Zahida Sarwary defended her thesis “Puzzling out the choice of capital budgeting techniques among high-growth small and medium sized firms” on 22 November 2019. Below you can find out more about Zahida and her research, described in her own words.
I started my doctoral studies in corporate finance at LUSEM during autumn 2015. I am also serving as a lecturer for the students in business administration – banking and finance at Kristianstad University since 2012. My interest in pursuing a Ph.D. started in my first finance course as a bachelor student. Every student in a finance course will hear about net present value before the course ends. The golden rule of choosing net present value as a capital budgeting technique (CBT) to evaluate an investment was highlighted in many courses and textbooks during my years at the university. Upon turning to the literature on capital budgeting techniques, it was apparent to me that the field has been dominated by the rational economics perspective of scholars who encourage practitioners to choose capital budgeting techniques such as net present value (also labelled as sophisticated CBT). Practitioners, however, especially in small and medium sized firms (SMEs), tend to choose less sophisticated CBT, a phenomenon referred to as the theory-practice gap. The assumptions underlying net present value and other sophisticated CBTs raised questions for me about how possible these techniques are in actual practice. The supposed superiority of sophisticated CBTs might not always hold up in the organizational context; in some contexts, a less sophisticated CBT might be the more appropriate choice.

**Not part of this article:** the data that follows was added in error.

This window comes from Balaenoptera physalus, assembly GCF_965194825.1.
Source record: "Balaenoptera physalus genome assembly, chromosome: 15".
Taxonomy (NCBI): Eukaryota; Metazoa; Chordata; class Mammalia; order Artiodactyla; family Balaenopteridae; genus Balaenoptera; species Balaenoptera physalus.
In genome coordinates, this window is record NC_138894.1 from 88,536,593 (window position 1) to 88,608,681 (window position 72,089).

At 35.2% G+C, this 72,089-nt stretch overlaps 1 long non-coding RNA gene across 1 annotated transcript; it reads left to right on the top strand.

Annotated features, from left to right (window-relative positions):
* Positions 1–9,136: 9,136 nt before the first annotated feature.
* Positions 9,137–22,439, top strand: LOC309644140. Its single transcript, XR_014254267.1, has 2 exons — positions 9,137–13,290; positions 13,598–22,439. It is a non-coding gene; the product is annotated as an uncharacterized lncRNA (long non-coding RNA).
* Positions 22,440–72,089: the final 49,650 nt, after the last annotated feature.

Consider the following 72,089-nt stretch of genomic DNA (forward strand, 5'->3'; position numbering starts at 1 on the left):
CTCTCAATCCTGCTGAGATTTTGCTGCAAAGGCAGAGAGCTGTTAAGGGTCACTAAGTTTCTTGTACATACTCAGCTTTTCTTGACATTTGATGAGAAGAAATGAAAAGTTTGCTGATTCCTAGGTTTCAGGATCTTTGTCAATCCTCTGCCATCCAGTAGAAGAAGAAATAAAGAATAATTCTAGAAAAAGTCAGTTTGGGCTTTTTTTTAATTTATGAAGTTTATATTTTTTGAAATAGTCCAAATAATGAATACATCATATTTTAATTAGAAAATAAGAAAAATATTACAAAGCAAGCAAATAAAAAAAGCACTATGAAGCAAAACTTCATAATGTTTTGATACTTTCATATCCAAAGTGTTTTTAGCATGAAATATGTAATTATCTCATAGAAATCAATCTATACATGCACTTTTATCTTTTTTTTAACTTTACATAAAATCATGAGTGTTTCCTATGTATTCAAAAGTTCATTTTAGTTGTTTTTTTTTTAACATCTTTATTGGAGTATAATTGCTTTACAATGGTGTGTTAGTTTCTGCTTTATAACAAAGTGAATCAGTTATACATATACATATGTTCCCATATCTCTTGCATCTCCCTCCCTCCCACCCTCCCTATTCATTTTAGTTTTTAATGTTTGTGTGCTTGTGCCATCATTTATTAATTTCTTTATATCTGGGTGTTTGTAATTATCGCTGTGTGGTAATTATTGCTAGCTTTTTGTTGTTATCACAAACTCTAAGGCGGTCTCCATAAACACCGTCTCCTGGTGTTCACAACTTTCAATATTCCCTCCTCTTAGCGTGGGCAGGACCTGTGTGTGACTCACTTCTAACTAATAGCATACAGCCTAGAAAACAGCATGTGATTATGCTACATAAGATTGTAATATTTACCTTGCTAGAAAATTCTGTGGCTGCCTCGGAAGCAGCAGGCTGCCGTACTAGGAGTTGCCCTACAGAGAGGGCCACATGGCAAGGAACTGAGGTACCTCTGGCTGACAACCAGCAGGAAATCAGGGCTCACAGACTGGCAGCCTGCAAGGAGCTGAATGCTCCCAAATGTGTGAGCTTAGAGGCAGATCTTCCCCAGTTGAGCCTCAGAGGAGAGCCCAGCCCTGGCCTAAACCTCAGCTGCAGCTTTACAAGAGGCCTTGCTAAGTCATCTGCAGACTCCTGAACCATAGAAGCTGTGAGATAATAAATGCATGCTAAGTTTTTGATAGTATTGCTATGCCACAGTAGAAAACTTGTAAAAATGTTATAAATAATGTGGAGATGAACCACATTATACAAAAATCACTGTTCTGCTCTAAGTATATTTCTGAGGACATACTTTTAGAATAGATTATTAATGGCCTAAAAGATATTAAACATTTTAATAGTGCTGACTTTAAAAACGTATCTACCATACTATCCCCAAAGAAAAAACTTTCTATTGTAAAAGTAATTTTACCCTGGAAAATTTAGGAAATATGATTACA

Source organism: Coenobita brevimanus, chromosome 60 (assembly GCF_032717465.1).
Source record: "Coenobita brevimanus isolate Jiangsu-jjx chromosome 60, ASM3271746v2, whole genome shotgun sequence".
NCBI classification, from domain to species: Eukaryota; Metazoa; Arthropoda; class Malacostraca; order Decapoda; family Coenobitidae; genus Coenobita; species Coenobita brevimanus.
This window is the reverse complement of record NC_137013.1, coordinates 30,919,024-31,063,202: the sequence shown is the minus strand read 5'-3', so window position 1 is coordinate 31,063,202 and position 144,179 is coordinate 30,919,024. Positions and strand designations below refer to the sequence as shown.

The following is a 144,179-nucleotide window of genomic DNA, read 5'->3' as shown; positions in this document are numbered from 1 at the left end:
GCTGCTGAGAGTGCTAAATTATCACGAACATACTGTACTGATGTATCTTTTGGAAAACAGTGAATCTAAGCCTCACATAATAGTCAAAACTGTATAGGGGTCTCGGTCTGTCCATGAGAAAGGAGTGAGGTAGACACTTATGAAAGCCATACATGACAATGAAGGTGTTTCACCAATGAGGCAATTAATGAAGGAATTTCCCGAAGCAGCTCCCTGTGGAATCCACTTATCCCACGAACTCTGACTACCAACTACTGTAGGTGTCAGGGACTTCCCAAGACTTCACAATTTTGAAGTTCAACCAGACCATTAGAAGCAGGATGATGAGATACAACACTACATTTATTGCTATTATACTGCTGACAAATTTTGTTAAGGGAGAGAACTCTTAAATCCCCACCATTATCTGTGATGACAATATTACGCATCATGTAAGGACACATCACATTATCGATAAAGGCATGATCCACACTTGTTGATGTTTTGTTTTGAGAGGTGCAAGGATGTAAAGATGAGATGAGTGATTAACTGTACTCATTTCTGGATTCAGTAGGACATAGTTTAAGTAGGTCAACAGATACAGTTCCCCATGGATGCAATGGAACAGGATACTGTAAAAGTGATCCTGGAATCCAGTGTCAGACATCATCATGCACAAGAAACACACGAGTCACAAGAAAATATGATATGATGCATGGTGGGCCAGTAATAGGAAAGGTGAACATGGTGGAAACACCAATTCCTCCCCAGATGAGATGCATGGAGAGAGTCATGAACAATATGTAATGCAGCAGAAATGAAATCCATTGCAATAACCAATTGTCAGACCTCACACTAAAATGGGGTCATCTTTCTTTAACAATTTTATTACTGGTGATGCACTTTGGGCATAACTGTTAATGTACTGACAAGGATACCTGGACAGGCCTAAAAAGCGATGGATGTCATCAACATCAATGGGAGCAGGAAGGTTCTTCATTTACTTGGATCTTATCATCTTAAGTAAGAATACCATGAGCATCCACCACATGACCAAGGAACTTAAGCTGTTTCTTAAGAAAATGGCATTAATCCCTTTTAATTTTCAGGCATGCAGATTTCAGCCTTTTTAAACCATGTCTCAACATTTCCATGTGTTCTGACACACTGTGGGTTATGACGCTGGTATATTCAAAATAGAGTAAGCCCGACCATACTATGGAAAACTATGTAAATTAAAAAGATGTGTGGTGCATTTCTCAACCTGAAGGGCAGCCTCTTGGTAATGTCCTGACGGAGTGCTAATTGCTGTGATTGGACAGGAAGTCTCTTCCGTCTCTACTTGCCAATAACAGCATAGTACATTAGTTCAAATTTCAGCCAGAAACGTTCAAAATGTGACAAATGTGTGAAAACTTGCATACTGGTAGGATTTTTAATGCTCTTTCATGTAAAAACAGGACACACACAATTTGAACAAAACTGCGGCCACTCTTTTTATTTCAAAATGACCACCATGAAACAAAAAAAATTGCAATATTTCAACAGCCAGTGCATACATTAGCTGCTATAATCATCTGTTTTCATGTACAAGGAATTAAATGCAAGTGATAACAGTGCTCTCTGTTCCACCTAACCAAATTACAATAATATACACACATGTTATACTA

These questions piqued my interest and caused this dissertation to move beyond the well-developed body of literature on which CBT are “better” or “worse” from the theoretical perspective to exploring which are better or worse in the organizational context from the practitioner’s perspective – to enhance a dialogue between them.
Which resulted in a PhD thesis – Puzzling out the choice of capital budgeting techniques among high-growth small and medium sized firms. The aim of my dissertation is to explore the drivers of practitioners’ choices of capital budgeting techniques (CBT). Instead of following the prescriptive path of the mainstream literature, this dissertation adopts an explorative design, exploring qualitatively and quantitatively the reasons SMEs choose sophisticated or less sophisticated CBT to evaluate strategic investments. Based on the findings in the included papers, the dissertation describes when and under which conditions Swedish high-growth SMEs choose different types of CBT.
It is important to question norms and ideologies of different kind in the society and in academia and to not just accept the “truth” given to us by others. Every individual has a duty to critically question and challenge all reasoning. Looking back, I am very grateful for the possibility to tell my younger self that was sitting at her very first finance course at the university with tons of questions and frustration of the norms and ideologies that appeared around me; that your curiosity ended up in a dissertation that allows us to better understand the conditions when CBT labeled as sophisticated by the literature can actually be non-sophisticated and vice versa. I now aim to continue to argue against norms and ideologies and promote the critical thinking to academia, practitioners and to our students that I come in contact with.